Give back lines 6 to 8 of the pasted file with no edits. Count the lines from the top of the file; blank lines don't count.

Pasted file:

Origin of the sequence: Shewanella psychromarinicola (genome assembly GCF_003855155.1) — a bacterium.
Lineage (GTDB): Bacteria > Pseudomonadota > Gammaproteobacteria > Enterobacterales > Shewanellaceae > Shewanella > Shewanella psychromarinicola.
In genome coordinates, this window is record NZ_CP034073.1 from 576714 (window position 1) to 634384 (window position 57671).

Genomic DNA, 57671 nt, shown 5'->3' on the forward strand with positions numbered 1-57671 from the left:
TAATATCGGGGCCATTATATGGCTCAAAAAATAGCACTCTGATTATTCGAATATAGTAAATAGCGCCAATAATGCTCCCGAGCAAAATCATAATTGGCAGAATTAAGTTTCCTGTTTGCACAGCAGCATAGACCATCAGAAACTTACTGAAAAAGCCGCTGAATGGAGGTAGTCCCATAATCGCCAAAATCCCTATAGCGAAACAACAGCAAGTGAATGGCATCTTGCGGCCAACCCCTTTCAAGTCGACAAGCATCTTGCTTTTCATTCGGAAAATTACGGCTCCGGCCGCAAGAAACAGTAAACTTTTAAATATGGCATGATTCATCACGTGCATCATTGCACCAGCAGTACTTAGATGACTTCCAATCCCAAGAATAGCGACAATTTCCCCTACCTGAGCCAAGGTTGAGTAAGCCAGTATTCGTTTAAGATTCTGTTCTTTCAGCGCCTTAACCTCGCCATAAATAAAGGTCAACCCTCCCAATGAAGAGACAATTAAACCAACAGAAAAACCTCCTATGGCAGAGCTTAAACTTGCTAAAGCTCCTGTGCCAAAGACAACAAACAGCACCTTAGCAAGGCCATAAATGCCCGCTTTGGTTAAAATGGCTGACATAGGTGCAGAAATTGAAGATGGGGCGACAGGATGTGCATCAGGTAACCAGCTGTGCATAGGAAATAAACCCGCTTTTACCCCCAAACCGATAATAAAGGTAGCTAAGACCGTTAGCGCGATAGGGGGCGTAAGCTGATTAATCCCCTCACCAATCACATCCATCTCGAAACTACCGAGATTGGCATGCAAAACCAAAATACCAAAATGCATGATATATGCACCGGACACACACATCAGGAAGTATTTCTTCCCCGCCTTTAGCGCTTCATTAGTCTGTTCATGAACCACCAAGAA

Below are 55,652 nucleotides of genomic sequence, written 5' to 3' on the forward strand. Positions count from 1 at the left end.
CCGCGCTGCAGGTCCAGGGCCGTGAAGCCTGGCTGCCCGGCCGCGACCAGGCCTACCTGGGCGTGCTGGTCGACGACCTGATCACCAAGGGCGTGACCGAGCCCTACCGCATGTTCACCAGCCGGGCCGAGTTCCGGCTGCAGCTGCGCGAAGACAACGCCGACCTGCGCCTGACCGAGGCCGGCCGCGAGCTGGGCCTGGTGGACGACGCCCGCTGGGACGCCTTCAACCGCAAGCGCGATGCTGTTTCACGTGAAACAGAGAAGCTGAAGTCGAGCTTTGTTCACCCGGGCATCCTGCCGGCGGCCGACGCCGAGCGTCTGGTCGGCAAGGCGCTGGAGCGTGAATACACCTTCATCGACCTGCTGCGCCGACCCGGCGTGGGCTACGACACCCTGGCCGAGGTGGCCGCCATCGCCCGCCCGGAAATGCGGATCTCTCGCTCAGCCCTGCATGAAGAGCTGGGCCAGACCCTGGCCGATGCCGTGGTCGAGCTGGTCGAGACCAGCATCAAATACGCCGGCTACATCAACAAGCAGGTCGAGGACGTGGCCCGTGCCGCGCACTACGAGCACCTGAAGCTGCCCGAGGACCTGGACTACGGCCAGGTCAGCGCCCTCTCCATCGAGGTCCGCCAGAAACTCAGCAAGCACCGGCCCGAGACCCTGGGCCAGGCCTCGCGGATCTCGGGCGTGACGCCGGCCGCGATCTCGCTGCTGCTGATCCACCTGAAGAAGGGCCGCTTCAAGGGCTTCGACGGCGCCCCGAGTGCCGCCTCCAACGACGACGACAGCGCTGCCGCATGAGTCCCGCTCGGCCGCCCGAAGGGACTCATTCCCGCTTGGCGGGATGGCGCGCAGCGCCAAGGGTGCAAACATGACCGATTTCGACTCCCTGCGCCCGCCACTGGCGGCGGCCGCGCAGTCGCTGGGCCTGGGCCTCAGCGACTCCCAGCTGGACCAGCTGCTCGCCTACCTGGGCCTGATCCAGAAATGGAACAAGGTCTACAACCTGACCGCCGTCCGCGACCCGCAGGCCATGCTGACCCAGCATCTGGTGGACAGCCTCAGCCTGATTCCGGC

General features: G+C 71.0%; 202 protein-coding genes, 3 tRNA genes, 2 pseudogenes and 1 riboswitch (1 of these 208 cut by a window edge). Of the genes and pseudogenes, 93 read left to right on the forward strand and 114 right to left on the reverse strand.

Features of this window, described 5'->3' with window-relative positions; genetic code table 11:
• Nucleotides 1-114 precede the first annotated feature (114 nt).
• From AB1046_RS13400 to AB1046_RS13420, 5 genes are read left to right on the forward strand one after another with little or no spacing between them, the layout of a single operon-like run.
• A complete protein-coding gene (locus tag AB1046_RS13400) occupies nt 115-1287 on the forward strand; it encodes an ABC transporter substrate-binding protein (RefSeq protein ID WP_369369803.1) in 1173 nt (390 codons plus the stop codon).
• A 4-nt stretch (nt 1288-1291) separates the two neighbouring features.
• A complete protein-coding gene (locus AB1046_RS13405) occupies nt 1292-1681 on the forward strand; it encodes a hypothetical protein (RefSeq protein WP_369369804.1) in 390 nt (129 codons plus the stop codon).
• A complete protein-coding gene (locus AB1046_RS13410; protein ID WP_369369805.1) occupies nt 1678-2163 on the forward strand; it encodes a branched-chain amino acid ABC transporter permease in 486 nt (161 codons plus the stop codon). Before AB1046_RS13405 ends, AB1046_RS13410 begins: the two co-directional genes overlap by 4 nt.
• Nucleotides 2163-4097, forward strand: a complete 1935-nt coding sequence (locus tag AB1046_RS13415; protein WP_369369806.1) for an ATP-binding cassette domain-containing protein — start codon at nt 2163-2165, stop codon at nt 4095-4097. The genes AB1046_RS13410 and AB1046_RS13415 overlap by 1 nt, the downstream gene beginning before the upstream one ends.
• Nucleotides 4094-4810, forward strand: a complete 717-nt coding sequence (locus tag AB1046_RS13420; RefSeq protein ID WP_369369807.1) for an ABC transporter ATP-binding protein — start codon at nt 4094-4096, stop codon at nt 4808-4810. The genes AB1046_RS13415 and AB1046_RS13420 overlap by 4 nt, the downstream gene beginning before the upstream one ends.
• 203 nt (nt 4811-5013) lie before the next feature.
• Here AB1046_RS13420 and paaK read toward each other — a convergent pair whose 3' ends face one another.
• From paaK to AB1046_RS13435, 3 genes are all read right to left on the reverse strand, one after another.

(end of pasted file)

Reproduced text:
Below are 55,652 nucleotides of genomic sequence, written 5' to 3' on the forward strand. Positions count from 1 at the left end.
CCGCGCTGCAGGTCCAGGGCCGTGAAGCCTGGCTGCCCGGCCGCGACCAGGCCTACCTGGGCGTGCTGGTCGACGACCTGATCACCAAGGGCGTGACCGAGCCCTACCGCATGTTCACCAGCCGGGCCGAGTTCCGGCTGCAGCTGCGCGAAGACAACGCCGACCTGCGCCTGACCGAGGCCGGCCGCGAGCTGGGCCTGGTGGACGACGCCCGCTGGGACGCCTTCAACCGCAAGCGCGATGCTGTTTCACGTGAAACAGAGAAGCTGAAGTCGAGCTTTGTTCACCCGGGCATCCTGCCGGCGGCCGACGCCGAGCGTCTGGTCGGCAAGGCGCTGGAGCGTGAATACACCTTCATCGACCTGCTGCGCCGACCCGGCGTGGGCTACGACACCCTGGCCGAGGTGGCCGCCATCGCCCGCCCGGAAATGCGGATCTCTCGCTCAGCCCTGCATGAAGAGCTGGGCCAGACCCTGGCCGATGCCGTGGTCGAGCTGGTCGAGACCAGCATCAAATACGCCGGCTACATCAACAAGCAGGTCGAGGACGTGGCCCGTGCCGCGCACTACGAGCACCTGAAGCTGCCCGAGGACCTGGACTACGGCCAGGTCAGCGCCCTCTCCATCGAGGTCCGCCAGAAACTCAGCAAGCACCGGCCCGAGACCCTGGGCCAGGCCTCGCGGATCTCGGGCGTGACGCCGGCCGCGATCTCGCTGCTGCTGATCCACCTGAAGAAGGGCCGCTTCAAGGGCTTCGACGGCGCCCCGAGTGCCGCCTCCAACGACGACGACAGCGCTGCCGCATGAGTCCCGCTCGGCCGCCCGAAGGGACTCATTCCCGCTTGGCGGGATGGCGCGCAGCGCCAAGGGTGCAAACATGACCGATTTCGACTCCCTGCGCCCGCCACTGGCGGCGGCCGCGCAGTCGCTGGGCCTGGGCCTCAGCGACTCCCAGCTGGACCAGCTGCTCGCCTACCTGGGCCTGATCCAGAAATGGAACAAGGTCTACAACCTGACCGCCGTCCGCGACCCGCAGGCCATGCTGACCCAGCATCTGGTGGACAGCCTCAGCCTGATTCCGGC

General features: G+C 71.0%; 202 protein-coding genes, 3 tRNA genes, 2 pseudogenes and 1 riboswitch (1 of these 208 cut by a window edge). Of the genes and pseudogenes, 93 read left to right on the forward strand and 114 right to left on the reverse strand.